Tai chi originated in China as a martial art before written history. It is usually described as a mind-body practice that is sometimes referred to as "moving meditation.” Many people say "dance-like" when describing it. In fact, whenever I describe Tai chi and use one of these popular descriptions I inevitably feel that I am doing an injustice to the creators of Tai chi.
Legend has it that the creator of Tai chi, was a Taoist monk called, Chan San Feng. He developed a set of 13 exercises that mimicked animals movements and focused on the cultivation of internal energy, often referred to as "Chi," or "Qi," as opposed to brute strength. According to the legend, Tai chi came to him upon watching an eagle attack a snake. He noticed the snake was coiled and evaded the eagle with an elusive soft power, nothing like the muscular force that the eagle used to attack. Frustrated, the eagle left and from that encounter we have a series of movements and postures that have taught millions around the world that soft power, not brute force, can bring one many benefits.
In 2007, a national survey, found that 2.3 million U.S. adults practiced Tai chi in the past 12 months. One Google search on "how to become certified as a Tai chi instructor?" yielded 490,000 results. The average cost was around $500 to become a Tai chi instructor through an online course and certification. Other organizations require one to attend workshops with many different levels from beginner to advanced. This will cost quite a bit more, especially adding in flights and lodging. To be sure each credentialing body has their own unique spin on the definition of Tai chi.
There are many definitions of Tai chi out there. Below are the most commonly found in the academic literature.
Common definitions of Tai chi:
“an exercise based on slow intentional movements, often coordinated with breathing and imagery, which aims to strengthen and relax the physical body and mind, enhance the natural flow of what the Chinese call qi (a non-translatable word that describes the interpretation and connection of phenomenon, or life energy), and improve health, personal development, and self-defence”
Tai chi is a form of martial arts that combines graceful movements with meditation. Tai chi may have positive effects for those with chronic heart failure.
Tai chi, which originated in China as a martial art, is a mind and body practice. Tai chi is sometimes referred to as “moving meditation”—practitioners move their bodies slowly, gently, and with awareness, while breathing deeply.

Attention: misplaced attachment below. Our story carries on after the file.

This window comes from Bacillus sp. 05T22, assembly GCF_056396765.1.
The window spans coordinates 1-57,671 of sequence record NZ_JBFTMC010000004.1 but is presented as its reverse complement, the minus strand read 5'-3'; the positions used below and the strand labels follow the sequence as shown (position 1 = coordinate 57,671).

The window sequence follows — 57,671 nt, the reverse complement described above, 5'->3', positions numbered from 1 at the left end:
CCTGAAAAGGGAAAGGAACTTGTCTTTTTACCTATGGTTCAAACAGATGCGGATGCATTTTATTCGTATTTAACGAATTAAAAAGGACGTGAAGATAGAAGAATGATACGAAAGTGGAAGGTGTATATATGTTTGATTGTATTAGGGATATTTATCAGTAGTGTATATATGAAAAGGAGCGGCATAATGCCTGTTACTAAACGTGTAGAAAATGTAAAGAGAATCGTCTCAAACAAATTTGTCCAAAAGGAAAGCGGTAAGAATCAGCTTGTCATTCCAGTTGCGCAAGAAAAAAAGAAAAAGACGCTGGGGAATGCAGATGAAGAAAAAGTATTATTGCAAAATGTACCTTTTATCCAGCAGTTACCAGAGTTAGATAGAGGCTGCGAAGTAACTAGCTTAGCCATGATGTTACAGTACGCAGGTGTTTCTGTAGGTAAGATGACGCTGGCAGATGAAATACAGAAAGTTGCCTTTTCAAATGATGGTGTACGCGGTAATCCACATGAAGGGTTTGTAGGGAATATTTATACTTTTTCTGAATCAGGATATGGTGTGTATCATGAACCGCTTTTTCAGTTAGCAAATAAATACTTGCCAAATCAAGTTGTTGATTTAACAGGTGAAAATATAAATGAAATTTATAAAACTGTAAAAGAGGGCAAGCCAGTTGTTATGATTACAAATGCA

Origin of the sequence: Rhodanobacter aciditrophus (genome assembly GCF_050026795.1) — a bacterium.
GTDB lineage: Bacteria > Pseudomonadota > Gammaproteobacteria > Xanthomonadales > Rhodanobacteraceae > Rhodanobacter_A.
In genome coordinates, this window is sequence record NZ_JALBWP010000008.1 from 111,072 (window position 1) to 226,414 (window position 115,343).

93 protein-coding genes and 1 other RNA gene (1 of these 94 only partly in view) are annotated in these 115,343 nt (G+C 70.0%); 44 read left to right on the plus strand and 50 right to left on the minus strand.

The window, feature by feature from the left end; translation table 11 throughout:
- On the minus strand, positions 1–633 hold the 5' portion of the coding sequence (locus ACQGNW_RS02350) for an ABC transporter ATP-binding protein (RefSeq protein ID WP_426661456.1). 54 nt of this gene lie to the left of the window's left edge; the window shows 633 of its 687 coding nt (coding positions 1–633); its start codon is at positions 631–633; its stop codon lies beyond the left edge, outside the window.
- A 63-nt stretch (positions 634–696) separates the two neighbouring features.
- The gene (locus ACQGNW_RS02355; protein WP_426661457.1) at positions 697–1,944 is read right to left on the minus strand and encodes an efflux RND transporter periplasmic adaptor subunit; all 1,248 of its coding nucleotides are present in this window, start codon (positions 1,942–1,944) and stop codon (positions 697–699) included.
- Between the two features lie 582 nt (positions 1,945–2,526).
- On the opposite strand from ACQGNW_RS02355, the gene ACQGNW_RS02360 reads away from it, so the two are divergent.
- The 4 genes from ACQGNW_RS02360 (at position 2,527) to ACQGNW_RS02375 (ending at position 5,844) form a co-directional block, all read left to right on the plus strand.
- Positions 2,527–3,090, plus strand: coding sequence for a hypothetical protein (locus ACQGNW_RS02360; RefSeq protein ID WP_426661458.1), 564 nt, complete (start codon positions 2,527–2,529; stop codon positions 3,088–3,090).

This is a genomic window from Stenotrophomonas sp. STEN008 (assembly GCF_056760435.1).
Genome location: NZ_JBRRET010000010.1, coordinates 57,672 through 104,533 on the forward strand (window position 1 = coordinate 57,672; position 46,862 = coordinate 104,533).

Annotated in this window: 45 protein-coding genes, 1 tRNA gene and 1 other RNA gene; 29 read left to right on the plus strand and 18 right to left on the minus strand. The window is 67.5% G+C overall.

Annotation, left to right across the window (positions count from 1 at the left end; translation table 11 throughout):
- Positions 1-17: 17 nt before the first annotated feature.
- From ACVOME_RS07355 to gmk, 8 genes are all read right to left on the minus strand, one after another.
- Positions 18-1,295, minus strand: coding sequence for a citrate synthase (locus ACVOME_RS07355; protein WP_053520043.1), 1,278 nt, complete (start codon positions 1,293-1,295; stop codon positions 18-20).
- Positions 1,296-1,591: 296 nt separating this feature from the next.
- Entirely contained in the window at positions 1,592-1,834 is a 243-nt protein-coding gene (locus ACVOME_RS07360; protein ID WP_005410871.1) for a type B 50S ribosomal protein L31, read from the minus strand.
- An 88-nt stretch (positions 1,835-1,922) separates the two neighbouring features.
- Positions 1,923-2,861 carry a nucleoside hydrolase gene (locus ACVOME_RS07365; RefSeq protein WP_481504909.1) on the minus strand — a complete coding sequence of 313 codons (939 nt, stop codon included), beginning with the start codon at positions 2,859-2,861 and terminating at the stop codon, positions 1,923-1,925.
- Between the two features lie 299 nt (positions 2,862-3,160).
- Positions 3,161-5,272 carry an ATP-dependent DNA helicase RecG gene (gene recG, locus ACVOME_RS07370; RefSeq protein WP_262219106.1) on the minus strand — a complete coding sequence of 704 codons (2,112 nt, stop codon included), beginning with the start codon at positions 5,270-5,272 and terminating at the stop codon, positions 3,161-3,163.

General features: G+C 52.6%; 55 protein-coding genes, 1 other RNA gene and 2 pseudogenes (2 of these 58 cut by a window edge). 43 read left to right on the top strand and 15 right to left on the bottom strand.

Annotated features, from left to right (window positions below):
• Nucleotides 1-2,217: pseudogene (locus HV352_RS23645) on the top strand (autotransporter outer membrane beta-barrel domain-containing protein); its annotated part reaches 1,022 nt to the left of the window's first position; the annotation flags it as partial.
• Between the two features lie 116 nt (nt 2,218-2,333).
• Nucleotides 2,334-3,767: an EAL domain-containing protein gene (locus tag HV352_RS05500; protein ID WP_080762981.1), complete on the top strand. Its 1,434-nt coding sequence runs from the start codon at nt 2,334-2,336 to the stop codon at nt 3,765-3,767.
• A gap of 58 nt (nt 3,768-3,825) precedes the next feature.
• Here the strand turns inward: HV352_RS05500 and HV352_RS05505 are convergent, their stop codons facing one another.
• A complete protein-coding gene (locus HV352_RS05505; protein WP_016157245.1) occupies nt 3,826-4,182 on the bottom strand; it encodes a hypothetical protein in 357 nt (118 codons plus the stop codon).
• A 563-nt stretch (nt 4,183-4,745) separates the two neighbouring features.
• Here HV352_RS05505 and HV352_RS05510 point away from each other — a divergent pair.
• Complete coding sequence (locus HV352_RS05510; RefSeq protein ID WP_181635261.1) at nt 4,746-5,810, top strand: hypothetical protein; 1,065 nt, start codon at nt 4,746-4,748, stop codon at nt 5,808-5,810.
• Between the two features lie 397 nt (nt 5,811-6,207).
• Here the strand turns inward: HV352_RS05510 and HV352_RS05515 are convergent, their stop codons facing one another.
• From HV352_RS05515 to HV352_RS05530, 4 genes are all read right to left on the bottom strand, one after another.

I have found over the years of my own practice and teaching others, especially older adults that the above definitions are incomplete.
My definition of Tai chi:
Tai chi is a method of training that was developed thousands of years ago by people who understood how humans fit into their environment. Its main focus is training the body and mind to coordinate, integrate, and synchronize the timing and intensity of body parts to move in unison with a high level of attention paid to gravity and other environmental influences to achieve the highest out put of energy with the least input.
Why propose a new definition?
For me the answer to this question lies in my years of studying the Yang Style Secret Family Transmissions complied by Douglas Wile. I have owned that book for 17 years and often refer to it as a reference. There are many passages I could quote but the two that really inspired me to seek a new definition of Tai Chi are The Meaning of The Civil and The Martial in T’ai Chi, and The treatise on Before and After Acquiring the Ability to Interpret Energy in T’ai Chi.
These two passages explain why Tai Chi holds the place in our society that has been deemed by health professional as an excellent exercise for older adults. It shows that ancient Tai chi practitioners really did understood that aging is imminent and that perfecting biomechanics, and many bodily processes, like kinesthetic senses, breath, internal awareness are essential functions of Tai chi. Those sections also point out that just focusing on the martial aspects or winning fights would be short lived. The earlier definitions speak nothing of the deep internal work and prescient awareness that these masters had of the body. I hope mine offers more of a nod to the early creators of Tai chi.